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Long-acting reversible contraception overview

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Long-acting reversible contraception

About

What is covered

This pathway covers the effective and appropriate use of long-acting reversible contraception.

Update of the recommendations on progestogen-only subdermal implants

NICE has reviewed the evidence and updated the section of this pathway that makes recommendations on progestogen-only subdermal implants.

Long-acting reversible contraception

It is estimated that about 30% of pregnancies are unplanned. The effectiveness of the barrier method and oral contraceptive pills depends on their correct and consistent use. By contrast, the effectiveness of LARC methods does not depend on daily concordance.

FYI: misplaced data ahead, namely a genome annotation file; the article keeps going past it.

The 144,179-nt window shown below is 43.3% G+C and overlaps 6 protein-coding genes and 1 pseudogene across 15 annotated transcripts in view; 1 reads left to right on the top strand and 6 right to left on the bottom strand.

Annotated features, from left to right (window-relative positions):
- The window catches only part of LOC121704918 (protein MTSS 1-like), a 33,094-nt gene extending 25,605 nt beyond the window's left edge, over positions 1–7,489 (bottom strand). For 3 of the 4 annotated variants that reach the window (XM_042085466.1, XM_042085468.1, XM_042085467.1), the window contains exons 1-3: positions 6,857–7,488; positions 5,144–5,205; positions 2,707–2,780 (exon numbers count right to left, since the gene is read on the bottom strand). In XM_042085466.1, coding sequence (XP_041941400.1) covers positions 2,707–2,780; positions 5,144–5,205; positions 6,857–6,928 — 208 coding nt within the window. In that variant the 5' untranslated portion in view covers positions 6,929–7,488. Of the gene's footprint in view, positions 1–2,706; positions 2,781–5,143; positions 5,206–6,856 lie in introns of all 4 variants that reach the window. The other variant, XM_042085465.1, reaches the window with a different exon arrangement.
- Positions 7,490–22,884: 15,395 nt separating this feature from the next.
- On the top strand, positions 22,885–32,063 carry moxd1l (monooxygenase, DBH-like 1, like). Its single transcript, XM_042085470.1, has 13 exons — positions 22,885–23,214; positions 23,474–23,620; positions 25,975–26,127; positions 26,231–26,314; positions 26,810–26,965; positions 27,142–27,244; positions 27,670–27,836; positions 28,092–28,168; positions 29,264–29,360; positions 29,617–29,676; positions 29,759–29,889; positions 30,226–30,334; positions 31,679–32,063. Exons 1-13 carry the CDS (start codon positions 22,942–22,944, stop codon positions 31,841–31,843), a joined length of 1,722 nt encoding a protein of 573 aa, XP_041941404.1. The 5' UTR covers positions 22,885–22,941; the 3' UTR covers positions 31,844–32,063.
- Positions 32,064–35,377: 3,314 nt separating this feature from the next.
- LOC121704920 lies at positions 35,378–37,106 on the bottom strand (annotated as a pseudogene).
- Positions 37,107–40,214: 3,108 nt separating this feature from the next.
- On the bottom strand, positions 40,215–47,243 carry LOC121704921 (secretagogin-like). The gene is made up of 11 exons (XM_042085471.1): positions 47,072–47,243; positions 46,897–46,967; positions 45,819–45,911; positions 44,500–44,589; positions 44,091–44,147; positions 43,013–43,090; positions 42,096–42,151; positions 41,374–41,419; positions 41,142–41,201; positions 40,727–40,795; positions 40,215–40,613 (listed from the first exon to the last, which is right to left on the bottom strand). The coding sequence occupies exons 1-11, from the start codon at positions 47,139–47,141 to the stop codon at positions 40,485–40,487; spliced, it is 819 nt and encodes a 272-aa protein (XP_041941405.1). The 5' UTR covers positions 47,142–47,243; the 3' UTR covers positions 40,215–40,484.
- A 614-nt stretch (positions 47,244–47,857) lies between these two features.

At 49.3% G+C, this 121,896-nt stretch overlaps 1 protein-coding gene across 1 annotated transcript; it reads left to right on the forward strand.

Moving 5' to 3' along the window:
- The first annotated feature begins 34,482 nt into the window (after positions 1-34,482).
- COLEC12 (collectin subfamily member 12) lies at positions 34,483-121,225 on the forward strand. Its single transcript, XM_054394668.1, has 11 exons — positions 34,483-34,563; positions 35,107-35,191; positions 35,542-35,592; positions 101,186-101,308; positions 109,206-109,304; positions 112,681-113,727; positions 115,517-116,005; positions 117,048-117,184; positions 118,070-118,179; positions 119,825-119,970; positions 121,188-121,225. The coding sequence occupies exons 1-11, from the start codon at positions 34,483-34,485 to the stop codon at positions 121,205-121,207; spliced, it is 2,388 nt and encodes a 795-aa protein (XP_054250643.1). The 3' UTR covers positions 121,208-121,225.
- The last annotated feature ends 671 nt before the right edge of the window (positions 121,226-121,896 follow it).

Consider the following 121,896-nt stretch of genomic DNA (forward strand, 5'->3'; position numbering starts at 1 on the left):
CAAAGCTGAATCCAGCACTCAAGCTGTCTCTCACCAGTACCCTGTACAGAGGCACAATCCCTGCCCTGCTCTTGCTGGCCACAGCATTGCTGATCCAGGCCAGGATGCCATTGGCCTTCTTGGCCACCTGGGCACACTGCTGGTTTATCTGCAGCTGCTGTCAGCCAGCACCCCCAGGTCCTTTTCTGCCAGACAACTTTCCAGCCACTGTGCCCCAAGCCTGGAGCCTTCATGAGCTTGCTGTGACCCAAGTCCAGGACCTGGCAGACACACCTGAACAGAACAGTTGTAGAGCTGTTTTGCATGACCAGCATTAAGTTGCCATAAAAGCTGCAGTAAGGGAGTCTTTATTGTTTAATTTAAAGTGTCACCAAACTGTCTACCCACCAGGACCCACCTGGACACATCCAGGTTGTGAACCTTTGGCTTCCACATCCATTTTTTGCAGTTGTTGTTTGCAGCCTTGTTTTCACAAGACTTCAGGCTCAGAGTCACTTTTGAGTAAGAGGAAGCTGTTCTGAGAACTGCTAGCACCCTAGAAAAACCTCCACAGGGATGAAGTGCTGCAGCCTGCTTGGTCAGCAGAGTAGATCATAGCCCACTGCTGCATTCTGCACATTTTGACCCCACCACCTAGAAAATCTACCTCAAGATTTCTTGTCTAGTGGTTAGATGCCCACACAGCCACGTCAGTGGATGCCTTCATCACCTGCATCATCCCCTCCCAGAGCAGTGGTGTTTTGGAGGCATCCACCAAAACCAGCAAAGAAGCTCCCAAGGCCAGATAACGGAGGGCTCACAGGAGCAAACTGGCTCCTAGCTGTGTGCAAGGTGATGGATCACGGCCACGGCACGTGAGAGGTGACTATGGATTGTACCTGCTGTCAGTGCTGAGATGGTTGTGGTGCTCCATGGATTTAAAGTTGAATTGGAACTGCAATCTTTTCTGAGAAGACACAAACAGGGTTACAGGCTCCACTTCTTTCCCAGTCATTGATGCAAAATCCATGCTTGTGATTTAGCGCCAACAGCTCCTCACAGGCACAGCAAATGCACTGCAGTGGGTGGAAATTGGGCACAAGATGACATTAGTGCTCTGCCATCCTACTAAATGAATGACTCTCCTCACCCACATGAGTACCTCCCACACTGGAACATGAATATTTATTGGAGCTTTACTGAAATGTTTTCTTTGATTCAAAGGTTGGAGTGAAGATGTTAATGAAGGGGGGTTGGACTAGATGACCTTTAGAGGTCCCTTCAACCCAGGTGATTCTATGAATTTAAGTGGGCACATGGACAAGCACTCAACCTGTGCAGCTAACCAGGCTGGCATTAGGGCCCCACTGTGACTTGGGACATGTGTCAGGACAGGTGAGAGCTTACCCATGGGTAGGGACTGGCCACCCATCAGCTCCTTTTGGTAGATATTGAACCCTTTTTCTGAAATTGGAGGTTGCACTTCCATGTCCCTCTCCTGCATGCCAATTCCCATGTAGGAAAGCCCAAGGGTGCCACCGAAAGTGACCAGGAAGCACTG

Expert clinical opinion is that LARC methods may have a wider role in contraception and their increased uptake could help to reduce unintended pregnancy. Healthcare professionals need guidance and training so that they can help women make an informed choice. Health providers and commissioners also need a clear understanding of the relative cost effectiveness of LARC compared with other methods of fertility control. Enabling women to make an informed choice about LARC and addressing women's preferences is an important objective of this pathway.
LARC is defined in this pathway as contraceptive methods that require administration less than once per cycle or month. Included in the category of LARC are:
  • copper IUDs
  • progestogen-only IUSs
  • progestogen-only injectable contraceptives
  • progestogen-only subdermal implants